A Rand Corp. study has found the Air Force could lose more pilots in coming years amid a hiring surge and salary increases by the nation's largest airlines.
Military pilots are a likely target as American, Delta and United all boost pilot hiring during the next 20 years to replace their aging workforces, the California-based military issues think tank said in a study released Tuesday.
Trisha Guillebeau, an Air Force spokeswoman in Virginia, said Thursday in an email that the pilot retention in the Air Force has declined for three consecutive years and resulted in a shortage of qualified pilots, which is most acute for fighter aircraft. As a result, she said, Air Force Chief of Staff Gen. David Goldfein in September ordered a redesign of the service's fighter aircraft operations to "focus on developing a strategy and implementation plan to ensure the Air Force has an enduring, proficient and sufficient fighter pilot force."
Guillebeau said the Air Force this year came up with and is putting into practice recommendations that include making deployments more efficient, adding administrative support in flying squadrons, adding maintenance staff to utilize aircraft better and increasing assignment flexibility.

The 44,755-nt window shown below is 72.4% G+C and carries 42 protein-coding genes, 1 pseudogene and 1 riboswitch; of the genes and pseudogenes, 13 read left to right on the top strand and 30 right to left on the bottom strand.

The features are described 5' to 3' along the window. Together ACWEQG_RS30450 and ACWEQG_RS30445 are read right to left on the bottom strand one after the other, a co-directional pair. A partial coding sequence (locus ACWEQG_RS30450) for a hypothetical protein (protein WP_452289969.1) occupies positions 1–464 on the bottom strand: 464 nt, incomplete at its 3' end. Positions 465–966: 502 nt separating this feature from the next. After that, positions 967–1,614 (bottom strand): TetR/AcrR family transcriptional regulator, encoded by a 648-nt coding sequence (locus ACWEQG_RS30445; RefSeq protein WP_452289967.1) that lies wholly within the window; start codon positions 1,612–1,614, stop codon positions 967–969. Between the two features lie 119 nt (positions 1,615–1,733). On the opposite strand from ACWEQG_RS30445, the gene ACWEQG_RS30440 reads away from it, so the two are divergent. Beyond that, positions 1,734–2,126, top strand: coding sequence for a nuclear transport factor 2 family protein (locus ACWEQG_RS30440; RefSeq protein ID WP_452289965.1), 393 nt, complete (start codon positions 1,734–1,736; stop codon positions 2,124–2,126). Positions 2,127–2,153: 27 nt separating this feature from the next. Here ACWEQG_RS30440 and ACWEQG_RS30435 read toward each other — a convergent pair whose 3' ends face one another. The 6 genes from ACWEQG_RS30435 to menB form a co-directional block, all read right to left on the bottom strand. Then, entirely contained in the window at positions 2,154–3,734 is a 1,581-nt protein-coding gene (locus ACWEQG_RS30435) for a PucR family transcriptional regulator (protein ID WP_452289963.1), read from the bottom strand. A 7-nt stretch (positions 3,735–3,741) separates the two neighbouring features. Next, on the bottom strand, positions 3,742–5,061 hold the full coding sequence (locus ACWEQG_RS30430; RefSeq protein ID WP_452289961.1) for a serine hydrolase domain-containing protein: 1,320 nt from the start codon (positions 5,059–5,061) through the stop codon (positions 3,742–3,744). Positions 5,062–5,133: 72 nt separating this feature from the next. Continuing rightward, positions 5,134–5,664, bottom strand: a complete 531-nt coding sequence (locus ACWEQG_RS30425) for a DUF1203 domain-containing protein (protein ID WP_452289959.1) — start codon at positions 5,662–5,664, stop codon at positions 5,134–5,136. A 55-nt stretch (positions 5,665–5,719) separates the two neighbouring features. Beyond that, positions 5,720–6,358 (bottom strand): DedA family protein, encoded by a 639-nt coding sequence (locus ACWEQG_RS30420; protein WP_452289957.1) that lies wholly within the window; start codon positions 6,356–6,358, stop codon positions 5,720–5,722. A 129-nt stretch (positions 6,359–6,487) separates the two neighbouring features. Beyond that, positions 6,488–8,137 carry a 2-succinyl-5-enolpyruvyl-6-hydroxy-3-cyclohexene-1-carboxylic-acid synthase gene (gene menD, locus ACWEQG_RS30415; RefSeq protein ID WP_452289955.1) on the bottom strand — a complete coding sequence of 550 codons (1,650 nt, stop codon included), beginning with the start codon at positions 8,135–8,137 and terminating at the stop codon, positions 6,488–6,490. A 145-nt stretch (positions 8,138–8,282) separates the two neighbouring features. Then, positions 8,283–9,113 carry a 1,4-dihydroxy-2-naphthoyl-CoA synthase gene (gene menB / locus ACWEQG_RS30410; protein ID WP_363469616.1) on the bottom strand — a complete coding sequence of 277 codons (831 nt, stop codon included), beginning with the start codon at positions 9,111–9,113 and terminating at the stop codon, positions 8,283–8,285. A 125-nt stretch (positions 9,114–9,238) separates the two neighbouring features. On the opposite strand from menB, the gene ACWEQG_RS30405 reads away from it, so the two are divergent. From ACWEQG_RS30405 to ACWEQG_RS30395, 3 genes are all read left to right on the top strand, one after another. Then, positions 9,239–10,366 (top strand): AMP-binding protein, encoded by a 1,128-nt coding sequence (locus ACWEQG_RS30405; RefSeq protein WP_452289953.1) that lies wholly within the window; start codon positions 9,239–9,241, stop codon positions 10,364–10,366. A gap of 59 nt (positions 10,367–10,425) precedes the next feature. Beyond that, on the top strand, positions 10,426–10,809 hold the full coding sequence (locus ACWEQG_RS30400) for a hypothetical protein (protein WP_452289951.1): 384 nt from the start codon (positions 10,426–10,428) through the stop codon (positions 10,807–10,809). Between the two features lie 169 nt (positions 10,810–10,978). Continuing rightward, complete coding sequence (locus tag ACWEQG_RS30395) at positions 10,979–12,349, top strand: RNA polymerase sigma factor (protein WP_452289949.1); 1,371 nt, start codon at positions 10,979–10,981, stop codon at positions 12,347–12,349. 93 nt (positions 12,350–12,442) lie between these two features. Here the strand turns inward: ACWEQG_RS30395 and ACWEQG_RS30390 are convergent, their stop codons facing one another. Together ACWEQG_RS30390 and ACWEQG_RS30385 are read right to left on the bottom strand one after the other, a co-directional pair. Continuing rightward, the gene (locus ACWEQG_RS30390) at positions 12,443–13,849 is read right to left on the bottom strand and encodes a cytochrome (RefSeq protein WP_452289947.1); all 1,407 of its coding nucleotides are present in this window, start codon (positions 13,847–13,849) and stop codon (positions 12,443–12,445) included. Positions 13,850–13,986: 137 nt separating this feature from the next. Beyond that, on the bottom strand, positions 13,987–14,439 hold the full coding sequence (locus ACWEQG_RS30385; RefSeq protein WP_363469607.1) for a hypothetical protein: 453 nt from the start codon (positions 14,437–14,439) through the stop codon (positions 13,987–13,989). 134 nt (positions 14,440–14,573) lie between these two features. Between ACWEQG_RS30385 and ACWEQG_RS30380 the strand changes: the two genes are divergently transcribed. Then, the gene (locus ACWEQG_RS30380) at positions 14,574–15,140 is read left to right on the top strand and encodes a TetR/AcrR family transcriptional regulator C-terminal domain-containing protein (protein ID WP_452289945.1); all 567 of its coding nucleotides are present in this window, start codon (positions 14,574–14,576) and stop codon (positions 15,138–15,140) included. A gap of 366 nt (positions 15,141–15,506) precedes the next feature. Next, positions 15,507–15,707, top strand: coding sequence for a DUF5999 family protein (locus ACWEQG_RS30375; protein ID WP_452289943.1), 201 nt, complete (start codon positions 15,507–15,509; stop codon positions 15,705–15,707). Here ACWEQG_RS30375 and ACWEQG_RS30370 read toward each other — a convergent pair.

She said the service also has asked Congress to increase all aviation retention pay in response to less than half of fighter pilots accepting retention bonuses last year and that percentage declining again this year.
The airlines' recruiting push, which includes increasing pilot pay by more than 20 percent since 2014, is expected to produce a shortage of qualified military pilots unless the Department of Defense nearly doubles the extra pay it gives to pilots.
"Former military pilots aren't the only hiring pool for commercial airlines, but our research shows that when commercial airlines hire more pilots, the number of Air Force pilots leaving military service tends to rise," Michael Mattock, lead author of the study, said in a news release.
The best opportunities for salary growth for military pilots are when they leave at the end of their active-duty service commitment of 10 years, rather than after a full 20-year military career that earns them a pension, the study found. Those pilots would still be valuable to the Air Force if they remained in the military, but they can earn a salary of more than $180,000 annually within five years of leaving the service, Mattock said.
To avoid a shortage, the Department of Defense would have to increase pilot retention pay from a maximum of $25,000 annually to between $38,500 and $62,500, Rand calculated.
The study, "Retaining Air Force Pilots When the Civilian Demand for Pilots is Growing," is available at www.rand.org